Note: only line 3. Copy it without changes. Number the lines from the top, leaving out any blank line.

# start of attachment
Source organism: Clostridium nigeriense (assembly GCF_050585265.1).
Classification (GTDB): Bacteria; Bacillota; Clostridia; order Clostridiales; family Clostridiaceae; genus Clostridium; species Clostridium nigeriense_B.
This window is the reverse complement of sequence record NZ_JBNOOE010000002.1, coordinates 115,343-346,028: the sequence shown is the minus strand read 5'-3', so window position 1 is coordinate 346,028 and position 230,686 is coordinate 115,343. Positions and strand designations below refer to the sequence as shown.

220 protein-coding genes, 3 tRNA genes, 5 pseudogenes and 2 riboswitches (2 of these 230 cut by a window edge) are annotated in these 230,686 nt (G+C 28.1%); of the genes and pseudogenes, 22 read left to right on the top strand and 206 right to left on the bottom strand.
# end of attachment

This window is the reverse complement of sequence record NZ_JBNOOE010000002.1, coordinates 115,343-346,028: the sequence shown is the minus strand read 5'-3', so window position 1 is coordinate 346,028 and position 230,686 is coordinate 115,343. Positions and strand designations below refer to the sequence as shown.